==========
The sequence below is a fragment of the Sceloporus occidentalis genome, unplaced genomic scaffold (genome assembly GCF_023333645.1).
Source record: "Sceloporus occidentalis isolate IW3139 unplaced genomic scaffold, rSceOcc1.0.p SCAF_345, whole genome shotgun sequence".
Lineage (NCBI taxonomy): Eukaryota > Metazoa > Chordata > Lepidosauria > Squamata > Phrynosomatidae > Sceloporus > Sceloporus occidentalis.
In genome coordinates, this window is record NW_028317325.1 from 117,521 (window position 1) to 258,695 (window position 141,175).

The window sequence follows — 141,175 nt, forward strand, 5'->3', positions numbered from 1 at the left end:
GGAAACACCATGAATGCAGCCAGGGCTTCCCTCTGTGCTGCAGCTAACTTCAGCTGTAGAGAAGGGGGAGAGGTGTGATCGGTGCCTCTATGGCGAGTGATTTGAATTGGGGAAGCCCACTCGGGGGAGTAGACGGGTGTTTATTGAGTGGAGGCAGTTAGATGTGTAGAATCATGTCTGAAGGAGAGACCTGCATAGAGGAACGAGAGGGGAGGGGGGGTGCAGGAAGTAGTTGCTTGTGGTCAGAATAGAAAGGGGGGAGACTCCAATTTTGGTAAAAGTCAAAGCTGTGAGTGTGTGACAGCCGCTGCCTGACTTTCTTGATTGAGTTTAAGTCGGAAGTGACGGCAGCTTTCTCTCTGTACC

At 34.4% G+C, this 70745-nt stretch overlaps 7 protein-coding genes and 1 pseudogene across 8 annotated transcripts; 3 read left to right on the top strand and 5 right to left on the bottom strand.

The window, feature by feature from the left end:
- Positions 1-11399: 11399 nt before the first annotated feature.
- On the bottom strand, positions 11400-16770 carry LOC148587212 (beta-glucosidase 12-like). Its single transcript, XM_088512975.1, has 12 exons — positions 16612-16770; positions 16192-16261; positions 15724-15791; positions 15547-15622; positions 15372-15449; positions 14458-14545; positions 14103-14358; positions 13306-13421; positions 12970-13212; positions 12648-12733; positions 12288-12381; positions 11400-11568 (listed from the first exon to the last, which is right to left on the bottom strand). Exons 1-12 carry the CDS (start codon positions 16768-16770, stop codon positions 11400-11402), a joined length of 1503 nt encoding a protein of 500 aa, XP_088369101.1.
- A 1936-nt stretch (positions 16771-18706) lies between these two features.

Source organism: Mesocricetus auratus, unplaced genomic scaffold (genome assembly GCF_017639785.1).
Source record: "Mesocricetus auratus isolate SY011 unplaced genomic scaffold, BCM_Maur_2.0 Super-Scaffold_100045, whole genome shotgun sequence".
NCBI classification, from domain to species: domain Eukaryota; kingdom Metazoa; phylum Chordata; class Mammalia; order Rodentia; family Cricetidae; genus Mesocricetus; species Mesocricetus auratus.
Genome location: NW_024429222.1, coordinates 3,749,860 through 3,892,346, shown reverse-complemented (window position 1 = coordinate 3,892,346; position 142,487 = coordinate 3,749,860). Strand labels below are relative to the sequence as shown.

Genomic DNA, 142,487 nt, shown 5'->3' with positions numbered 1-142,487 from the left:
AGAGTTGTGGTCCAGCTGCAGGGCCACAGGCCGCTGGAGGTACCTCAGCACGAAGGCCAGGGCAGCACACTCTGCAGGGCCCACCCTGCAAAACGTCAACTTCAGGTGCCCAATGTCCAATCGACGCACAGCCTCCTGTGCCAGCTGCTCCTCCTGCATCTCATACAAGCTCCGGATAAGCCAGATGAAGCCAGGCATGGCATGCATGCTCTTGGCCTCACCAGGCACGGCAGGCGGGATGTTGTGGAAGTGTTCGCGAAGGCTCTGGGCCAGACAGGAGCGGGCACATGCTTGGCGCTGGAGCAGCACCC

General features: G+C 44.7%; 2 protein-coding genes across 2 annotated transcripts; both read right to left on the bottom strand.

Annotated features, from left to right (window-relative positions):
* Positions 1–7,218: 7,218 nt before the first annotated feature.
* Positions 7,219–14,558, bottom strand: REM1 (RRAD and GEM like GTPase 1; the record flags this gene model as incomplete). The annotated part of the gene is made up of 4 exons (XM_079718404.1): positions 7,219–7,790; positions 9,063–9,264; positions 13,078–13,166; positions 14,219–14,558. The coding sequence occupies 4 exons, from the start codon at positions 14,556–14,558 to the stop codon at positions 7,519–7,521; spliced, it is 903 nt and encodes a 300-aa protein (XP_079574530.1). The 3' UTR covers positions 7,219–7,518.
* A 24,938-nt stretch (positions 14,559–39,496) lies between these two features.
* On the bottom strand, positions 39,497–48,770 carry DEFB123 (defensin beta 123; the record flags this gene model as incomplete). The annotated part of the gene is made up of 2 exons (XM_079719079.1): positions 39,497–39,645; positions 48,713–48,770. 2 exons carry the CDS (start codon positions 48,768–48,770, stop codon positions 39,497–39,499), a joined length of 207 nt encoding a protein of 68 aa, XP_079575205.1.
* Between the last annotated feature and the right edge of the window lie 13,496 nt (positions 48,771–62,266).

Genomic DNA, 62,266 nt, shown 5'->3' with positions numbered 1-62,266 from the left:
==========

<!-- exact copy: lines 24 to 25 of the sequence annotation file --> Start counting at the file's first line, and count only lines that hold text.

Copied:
* Between the last annotated feature and the right edge of the window lie 13,496 nt (positions 48,771–62,266).

Genomic DNA, 62,266 nt, shown 5'->3' with positions numbered 1-62,266 from the left: